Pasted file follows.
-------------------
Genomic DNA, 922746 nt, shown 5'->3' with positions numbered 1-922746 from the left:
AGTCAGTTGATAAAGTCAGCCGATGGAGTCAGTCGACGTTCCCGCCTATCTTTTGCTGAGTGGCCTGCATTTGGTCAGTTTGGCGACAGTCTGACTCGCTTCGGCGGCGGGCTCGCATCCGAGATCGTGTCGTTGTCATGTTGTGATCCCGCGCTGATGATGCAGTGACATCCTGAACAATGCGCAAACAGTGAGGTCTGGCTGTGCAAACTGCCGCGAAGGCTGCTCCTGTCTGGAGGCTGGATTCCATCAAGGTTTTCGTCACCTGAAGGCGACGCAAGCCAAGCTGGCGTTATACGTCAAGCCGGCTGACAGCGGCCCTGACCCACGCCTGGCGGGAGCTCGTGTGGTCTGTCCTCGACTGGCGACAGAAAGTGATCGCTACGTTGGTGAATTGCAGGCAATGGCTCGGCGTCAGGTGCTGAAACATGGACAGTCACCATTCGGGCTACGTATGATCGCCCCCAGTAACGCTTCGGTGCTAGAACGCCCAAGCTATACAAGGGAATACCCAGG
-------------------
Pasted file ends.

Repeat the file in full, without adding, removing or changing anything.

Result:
Genomic DNA, 922746 nt, shown 5'->3' with positions numbered 1-922746 from the left:
AGTCAGTTGATAAAGTCAGCCGATGGAGTCAGTCGACGTTCCCGCCTATCTTTTGCTGAGTGGCCTGCATTTGGTCAGTTTGGCGACAGTCTGACTCGCTTCGGCGGCGGGCTCGCATCCGAGATCGTGTCGTTGTCATGTTGTGATCCCGCGCTGATGATGCAGTGACATCCTGAACAATGCGCAAACAGTGAGGTCTGGCTGTGCAAACTGCCGCGAAGGCTGCTCCTGTCTGGAGGCTGGATTCCATCAAGGTTTTCGTCACCTGAAGGCGACGCAAGCCAAGCTGGCGTTATACGTCAAGCCGGCTGACAGCGGCCCTGACCCACGCCTGGCGGGAGCTCGTGTGGTCTGTCCTCGACTGGCGACAGAAAGTGATCGCTACGTTGGTGAATTGCAGGCAATGGCTCGGCGTCAGGTGCTGAAACATGGACAGTCACCATTCGGGCTACGTATGATCGCCCCCAGTAACGCTTCGGTGCTAGAACGCCCAAGCTATACAAGGGAATACCCAGG